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While being honest about these things, I am not bitter, I was. I am thankful, but it took a long time to get to gratitude. I still love Jesus, and I am thankful the church gave me a foundation to grow in and from. Have I forgiven? I do not go around hugging a grudge, the forgiving is 'God's' business. My business is to be true to what I am now. I am thankful, now on Sunday mornings, when I cycle through town and into the countryside, and I am not there in one of those church buildings anymore. I ride by enjoying the sounds, the breeze, the tone of weather, hot or cold, hugging my skin.

I miss preaching, persons said I was among the best at it; I always felt most at-home in this world when delivering a positive message to persons, and the more present, the better. I mostly miss officiating the Eucharist. But I do not cycle by angry, I cycle by thankful to be enjoying the gift of another beautiful day, the gift of this wonderful world wherein we each are lovely in our own way, even if others do not see it or want to see it, even if others say you do not belong. Today is a gift, being wounded by others can open our heart more to Love, and I pray never to hug close resentment about the past, but to honor my life is sacred, my journey as holy as any other. And to remember not to focus on those who seem to have hurt me deeply, but those who have blessed me thoroughly by their presence and grace. Also, I am thankful for those who find joy in a church, that is good. Will I ever return? Who knows, but not now, and no plans to, but it would be a blessing to find a little sanctuary to snuggle into, in the back, and simply be present to a sense of the sacred. Maybe, maybe, one day, but not today.

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A LONG GOODBYE

dream
she - my then wife - i - young preacher, in my mid-30s
white frame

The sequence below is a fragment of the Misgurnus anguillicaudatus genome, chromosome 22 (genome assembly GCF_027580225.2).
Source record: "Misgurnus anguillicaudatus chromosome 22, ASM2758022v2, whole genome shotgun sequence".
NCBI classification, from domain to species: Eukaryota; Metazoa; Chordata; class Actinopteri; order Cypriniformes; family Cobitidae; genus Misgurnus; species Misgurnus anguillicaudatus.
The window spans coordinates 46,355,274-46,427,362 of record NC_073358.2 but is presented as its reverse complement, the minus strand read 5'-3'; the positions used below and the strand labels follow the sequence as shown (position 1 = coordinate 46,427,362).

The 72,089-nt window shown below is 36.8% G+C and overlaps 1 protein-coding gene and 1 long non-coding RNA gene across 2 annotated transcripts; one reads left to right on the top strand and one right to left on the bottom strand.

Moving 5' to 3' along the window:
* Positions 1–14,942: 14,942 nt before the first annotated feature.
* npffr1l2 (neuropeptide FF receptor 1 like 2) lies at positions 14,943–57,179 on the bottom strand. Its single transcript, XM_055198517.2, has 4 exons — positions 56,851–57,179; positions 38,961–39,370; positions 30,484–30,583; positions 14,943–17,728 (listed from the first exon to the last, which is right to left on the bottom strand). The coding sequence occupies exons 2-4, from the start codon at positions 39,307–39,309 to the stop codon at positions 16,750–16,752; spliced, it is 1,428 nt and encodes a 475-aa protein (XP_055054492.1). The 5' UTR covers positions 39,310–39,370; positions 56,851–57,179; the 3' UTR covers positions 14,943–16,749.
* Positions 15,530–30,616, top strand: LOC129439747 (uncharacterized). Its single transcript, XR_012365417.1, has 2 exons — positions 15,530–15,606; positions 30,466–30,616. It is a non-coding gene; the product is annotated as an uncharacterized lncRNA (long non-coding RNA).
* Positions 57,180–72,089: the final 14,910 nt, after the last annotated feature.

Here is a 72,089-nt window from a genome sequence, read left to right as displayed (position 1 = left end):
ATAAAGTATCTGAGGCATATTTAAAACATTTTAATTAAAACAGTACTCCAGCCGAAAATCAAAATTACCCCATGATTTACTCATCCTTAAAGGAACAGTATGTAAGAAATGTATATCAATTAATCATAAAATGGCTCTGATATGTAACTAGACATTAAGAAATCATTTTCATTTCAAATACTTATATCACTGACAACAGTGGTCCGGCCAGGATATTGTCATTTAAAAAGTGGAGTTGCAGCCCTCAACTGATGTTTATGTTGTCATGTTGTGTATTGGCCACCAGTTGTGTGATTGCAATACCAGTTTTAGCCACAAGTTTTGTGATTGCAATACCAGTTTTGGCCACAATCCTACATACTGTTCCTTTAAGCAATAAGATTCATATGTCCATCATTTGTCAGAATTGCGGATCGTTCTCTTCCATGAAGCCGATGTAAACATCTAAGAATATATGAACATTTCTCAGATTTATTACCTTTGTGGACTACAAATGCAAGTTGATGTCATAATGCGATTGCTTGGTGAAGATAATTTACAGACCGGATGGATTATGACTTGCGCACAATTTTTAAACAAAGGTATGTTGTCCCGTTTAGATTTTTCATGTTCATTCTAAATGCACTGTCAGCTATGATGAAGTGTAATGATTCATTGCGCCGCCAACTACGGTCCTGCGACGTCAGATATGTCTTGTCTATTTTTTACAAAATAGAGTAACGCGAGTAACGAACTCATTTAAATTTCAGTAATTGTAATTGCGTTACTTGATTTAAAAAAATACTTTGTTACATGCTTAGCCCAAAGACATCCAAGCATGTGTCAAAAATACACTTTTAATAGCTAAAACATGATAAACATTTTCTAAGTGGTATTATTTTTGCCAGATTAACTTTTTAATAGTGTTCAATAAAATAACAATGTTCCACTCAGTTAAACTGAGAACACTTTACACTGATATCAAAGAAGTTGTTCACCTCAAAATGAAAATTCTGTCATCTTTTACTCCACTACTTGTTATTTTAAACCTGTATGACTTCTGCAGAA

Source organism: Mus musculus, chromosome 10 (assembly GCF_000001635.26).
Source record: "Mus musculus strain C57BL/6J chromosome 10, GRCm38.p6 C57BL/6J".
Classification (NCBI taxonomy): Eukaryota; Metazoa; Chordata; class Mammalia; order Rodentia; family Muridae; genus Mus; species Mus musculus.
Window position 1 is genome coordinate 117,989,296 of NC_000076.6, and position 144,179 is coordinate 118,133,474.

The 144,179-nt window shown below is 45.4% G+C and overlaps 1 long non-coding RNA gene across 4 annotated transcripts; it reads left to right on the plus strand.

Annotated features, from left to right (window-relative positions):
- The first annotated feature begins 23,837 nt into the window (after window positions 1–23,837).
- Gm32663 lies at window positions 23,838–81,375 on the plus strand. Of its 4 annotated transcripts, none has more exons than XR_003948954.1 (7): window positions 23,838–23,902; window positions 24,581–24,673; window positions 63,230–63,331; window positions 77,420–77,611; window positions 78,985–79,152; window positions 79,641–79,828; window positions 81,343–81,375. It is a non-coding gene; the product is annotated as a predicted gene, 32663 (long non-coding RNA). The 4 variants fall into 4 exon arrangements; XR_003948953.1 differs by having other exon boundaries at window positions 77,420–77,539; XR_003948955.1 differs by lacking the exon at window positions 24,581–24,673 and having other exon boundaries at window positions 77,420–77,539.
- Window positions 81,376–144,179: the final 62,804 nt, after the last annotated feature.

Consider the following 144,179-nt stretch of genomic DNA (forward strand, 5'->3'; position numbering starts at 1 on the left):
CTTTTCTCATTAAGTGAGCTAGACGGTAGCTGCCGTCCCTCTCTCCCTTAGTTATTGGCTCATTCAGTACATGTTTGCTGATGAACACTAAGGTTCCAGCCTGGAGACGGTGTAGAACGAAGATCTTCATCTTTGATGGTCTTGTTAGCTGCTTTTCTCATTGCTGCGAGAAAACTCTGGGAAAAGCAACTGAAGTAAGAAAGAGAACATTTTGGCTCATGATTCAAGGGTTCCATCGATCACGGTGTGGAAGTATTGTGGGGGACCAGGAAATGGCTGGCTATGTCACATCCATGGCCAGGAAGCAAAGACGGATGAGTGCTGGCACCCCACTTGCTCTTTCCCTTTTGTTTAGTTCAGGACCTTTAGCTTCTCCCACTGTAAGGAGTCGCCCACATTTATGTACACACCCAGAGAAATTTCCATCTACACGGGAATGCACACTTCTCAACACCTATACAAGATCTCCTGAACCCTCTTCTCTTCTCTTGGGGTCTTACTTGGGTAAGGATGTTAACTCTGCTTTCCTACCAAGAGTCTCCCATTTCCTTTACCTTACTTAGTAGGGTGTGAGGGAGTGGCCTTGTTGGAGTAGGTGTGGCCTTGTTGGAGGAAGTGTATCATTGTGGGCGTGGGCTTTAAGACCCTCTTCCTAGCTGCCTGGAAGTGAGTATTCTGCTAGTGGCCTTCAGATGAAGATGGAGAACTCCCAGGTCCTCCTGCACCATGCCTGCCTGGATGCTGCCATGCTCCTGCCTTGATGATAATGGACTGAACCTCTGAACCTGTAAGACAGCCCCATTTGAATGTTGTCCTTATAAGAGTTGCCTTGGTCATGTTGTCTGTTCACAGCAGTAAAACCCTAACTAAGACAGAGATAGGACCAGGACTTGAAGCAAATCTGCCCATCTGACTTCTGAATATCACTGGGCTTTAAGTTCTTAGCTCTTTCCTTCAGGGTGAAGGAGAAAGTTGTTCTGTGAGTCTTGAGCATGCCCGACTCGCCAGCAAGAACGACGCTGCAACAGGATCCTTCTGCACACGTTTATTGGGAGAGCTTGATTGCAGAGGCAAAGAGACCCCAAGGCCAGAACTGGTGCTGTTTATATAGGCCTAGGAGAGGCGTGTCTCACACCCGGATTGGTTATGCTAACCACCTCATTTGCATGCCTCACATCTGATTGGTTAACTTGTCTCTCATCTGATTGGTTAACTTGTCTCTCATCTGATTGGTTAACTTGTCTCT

little white church
steps up the front sides, going high steep, left and right
she and i
walking down, walking away
everyone else, walking up, walking to and into
this dream, this walking 20 years ago
did not know then
already leaving, leaving away
did not know then
how many years, decades
i would be walking the same steps alone
(she left me, and it long before)
did not know then
i was already leaving, had been
did not know then
a 'goodbye' can take a lifetime, or more, to say
did not know then
how life is like a bird that flies
from a branch always moving somewhere else
did not know then
how life like wet paint colors
merge always into something else
did not know then
how life like candle wax flows from
flame to flame
i did not know then
how much you would hurt me
the wounds I would bear, maybe for life
i did not know then, in my innocence, so much
i now know
about how fidelity can take your life from you
leave you dead long before you die
before i finally could hold on no longer
i love you, always will
sometimes miss you
but should have walked down those steps, away
before you finally said, 'you don't fit'
when first vowed to you
i did not know then
one of the conditions was fitting in
thought not fitting in, was the way, honest way
admired Jesus, since a little boy, for not fitting in
and that inspired me to seek Truth
regardless of the pain it brought into my life
afterward, that day
(i remember it like now)
standing by the peace river, wondering
what now?
my friend, she standing with me, to comfort
she had no answer, nor i
i could not see then
can now
the parting, so painful, such a gift
lost to you, to find myself, my way, Love of life
so, i guess it's good to say,
thank you
i am lost to you
the gifts i could have given you, no more
need i say i forgive you
'God' can
sincerely,
your grateful heretic child

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To awaken to our natural dependence on the Truth within, and Its authority with us, most of us will have to suffer a painful disillusionment regarding all external persons claiming authority to arbitrate Truth for us. Such dependence will be left behind, to give oneself wholly to Grace within. Soon, hopefully, we will see all such persons and institutions as no more or less human than we are and, so, turn within together to the Light that already enlightens, aglow in the inner Sanctuary, the Heart.

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alone

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*All material, unless another source is cited, is authored by the presenter of Lotus of Heart, Brian Kenneth Wilcox, Florida USA. Use of the material is permitted; Brian only requests that credit be given and to be notified at 77ahavah77@gmail.com .

*Brian's book, An Ache for Union, is available through major booksellers.

*Move cursor over pictures for photographer and title.

 

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©Brian Wilcox 2018